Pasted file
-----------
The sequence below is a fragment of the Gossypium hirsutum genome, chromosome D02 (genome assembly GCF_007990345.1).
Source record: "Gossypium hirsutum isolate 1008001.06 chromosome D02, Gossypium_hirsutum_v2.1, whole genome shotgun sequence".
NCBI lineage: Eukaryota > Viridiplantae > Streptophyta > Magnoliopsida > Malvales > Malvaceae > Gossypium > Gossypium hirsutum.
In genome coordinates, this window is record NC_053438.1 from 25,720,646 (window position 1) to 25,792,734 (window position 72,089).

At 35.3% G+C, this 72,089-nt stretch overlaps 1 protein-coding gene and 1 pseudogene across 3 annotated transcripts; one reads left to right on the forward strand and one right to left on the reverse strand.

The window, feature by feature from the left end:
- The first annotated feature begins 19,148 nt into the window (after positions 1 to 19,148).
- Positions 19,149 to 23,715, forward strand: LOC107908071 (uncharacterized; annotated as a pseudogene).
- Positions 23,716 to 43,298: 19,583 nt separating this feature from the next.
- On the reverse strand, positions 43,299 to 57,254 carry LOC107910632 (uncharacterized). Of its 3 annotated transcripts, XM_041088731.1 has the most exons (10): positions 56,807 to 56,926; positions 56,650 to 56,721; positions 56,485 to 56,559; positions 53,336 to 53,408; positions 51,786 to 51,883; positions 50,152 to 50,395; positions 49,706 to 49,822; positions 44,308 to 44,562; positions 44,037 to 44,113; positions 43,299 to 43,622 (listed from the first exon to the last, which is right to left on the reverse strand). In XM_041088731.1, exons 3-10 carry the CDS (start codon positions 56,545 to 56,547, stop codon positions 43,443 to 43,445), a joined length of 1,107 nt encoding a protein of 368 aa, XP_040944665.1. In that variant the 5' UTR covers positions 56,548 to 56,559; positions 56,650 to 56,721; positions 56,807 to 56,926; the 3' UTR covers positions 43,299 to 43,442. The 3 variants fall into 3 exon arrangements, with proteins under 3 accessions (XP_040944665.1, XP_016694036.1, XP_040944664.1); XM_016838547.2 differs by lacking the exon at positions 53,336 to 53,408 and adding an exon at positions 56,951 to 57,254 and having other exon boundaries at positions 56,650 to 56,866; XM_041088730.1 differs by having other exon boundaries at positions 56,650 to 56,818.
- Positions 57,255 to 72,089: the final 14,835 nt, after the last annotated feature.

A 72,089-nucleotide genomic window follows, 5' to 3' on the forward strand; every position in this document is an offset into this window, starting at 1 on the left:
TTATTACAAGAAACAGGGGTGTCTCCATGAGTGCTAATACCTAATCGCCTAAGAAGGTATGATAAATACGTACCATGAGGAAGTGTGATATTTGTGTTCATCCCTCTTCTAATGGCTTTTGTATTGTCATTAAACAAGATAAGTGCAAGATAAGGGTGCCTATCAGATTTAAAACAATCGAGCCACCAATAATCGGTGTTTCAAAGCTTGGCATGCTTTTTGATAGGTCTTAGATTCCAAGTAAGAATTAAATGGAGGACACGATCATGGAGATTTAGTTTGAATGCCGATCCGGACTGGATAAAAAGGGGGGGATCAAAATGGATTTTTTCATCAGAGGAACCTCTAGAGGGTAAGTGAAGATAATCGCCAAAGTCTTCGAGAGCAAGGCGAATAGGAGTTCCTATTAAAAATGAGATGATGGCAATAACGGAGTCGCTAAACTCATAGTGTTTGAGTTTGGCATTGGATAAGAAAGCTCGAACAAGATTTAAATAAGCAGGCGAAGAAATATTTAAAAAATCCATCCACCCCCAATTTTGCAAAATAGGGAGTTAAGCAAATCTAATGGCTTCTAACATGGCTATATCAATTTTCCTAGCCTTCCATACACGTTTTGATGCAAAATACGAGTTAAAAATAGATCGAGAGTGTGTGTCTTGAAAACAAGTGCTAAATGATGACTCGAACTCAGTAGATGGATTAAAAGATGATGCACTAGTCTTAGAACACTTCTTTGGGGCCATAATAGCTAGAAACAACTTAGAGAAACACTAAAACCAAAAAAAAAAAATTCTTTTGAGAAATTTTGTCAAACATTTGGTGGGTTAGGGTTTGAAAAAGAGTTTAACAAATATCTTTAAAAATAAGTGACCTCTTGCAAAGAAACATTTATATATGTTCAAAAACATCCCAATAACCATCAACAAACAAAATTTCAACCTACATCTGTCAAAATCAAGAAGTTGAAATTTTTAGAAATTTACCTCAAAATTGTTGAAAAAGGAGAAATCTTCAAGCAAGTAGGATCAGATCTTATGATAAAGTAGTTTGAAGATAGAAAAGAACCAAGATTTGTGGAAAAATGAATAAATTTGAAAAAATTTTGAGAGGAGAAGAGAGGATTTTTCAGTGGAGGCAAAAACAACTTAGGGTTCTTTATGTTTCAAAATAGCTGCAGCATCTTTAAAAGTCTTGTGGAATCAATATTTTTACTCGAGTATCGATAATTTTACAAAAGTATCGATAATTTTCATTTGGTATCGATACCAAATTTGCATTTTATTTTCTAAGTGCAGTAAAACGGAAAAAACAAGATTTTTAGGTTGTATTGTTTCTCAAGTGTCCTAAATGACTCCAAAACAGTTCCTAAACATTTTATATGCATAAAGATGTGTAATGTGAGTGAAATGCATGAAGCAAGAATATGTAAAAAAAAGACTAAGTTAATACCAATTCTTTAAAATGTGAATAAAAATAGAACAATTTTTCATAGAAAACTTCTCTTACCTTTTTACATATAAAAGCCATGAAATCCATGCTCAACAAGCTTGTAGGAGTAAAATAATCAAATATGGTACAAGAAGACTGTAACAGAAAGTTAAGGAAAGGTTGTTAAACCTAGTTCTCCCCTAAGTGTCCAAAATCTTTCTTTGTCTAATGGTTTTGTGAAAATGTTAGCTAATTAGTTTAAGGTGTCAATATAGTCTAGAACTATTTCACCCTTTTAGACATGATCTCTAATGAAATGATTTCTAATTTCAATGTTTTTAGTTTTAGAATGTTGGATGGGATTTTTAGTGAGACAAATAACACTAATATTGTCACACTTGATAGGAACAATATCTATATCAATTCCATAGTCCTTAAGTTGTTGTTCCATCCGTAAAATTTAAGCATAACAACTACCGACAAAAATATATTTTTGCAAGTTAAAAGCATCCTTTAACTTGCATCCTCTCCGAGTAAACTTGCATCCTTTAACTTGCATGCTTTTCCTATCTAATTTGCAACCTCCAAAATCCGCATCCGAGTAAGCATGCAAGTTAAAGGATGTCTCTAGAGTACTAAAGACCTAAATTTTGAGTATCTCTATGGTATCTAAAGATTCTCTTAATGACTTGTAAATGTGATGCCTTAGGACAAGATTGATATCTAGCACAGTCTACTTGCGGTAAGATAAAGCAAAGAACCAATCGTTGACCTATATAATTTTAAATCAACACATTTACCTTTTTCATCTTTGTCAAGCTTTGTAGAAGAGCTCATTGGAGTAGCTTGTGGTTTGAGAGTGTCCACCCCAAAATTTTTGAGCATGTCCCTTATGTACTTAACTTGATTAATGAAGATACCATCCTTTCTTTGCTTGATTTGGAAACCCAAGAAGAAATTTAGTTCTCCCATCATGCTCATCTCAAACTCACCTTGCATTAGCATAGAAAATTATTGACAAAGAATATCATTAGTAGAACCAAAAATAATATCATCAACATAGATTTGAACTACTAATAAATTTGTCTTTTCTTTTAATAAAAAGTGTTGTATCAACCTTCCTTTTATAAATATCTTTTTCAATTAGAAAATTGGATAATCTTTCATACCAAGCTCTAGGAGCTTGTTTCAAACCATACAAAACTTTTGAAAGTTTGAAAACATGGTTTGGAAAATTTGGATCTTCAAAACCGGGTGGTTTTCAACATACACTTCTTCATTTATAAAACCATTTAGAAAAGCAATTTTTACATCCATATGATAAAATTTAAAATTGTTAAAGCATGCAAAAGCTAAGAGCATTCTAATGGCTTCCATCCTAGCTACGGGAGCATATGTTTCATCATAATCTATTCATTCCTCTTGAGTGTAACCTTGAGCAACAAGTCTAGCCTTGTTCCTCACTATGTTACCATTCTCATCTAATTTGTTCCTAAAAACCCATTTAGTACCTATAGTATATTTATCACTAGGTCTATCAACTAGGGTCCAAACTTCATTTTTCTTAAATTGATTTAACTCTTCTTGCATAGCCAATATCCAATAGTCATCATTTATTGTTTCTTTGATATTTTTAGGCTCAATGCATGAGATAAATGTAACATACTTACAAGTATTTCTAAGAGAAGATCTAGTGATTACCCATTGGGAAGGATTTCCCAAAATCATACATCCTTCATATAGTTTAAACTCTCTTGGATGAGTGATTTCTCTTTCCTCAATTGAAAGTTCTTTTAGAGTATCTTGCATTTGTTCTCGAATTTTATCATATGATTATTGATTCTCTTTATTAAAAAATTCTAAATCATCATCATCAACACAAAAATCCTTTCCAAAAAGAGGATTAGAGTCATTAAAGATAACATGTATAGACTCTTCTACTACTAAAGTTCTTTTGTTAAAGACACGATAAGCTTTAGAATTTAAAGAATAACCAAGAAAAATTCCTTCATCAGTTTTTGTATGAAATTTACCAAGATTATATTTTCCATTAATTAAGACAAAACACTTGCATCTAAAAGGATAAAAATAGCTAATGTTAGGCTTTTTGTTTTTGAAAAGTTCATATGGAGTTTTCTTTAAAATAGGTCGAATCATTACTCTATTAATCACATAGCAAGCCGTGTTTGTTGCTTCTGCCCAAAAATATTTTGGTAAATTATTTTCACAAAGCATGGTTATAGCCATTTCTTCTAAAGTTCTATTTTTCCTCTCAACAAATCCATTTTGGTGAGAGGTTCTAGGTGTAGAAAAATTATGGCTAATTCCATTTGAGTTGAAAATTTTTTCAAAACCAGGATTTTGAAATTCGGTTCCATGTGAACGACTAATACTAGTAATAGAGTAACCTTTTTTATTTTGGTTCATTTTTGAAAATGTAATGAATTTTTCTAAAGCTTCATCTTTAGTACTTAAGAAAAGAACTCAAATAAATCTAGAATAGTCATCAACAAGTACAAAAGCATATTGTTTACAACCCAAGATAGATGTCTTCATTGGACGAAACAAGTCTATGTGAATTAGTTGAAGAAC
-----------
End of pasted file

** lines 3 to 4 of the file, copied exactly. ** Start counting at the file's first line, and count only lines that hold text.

NCBI lineage: Eukaryota > Viridiplantae > Streptophyta > Magnoliopsida > Malvales > Malvaceae > Gossypium > Gossypium hirsutum.
In genome coordinates, this window is record NC_053438.1 from 25,720,646 (window position 1) to 25,792,734 (window position 72,089).